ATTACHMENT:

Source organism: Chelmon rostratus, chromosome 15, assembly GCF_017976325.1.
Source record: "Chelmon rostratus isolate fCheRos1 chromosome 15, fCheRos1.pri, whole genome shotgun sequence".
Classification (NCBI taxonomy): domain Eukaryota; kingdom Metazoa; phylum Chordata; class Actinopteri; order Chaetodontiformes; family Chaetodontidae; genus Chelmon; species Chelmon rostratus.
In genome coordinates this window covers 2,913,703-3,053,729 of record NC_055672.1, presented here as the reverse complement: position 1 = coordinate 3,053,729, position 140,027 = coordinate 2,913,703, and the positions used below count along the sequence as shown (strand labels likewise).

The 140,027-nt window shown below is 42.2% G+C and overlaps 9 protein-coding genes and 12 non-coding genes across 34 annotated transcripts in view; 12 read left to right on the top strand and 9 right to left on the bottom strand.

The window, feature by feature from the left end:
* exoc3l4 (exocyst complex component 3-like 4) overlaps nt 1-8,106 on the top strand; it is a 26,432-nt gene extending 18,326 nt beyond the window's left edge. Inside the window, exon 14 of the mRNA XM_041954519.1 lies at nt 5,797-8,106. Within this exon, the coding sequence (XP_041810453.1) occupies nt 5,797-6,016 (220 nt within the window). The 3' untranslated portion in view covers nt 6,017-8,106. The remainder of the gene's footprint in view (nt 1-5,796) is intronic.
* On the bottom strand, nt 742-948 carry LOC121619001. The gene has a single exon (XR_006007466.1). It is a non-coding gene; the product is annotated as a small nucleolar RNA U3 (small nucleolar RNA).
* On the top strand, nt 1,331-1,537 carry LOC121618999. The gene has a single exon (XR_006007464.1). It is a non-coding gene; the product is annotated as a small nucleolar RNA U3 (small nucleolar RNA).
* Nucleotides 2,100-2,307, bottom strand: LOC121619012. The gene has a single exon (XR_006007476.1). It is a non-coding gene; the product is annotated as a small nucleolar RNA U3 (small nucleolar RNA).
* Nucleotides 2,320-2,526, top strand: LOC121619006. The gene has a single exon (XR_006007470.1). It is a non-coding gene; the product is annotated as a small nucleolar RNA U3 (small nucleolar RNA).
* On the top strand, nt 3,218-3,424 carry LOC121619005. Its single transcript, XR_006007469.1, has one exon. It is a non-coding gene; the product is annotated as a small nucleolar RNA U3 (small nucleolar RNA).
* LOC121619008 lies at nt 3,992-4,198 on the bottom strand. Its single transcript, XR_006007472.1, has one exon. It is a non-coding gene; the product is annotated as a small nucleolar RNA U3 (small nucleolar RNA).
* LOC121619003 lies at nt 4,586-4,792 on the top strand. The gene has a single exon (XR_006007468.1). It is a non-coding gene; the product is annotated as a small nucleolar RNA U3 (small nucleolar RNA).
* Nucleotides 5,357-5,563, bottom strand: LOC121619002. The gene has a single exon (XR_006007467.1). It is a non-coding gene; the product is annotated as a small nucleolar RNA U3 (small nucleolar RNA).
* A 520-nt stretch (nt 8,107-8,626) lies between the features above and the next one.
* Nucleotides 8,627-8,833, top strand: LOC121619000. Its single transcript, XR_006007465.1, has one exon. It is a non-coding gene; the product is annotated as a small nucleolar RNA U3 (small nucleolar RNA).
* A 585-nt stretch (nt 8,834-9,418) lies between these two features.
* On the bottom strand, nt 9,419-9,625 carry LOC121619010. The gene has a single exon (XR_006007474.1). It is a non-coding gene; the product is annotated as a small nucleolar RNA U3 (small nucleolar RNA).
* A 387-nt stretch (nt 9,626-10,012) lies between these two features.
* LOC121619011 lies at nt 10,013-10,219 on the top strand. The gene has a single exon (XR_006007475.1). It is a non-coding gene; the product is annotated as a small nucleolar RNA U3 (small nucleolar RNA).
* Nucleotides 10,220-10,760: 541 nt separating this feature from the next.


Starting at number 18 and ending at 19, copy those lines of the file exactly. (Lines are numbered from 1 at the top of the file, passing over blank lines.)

* A 585-nt stretch (nt 8,834-9,418) lies between these two features.
* On the bottom strand, nt 9,419-9,625 carry LOC121619010. The gene has a single exon (XR_006007474.1). It is a non-coding gene; the product is annotated as a small nucleolar RNA U3 (small nucleolar RNA).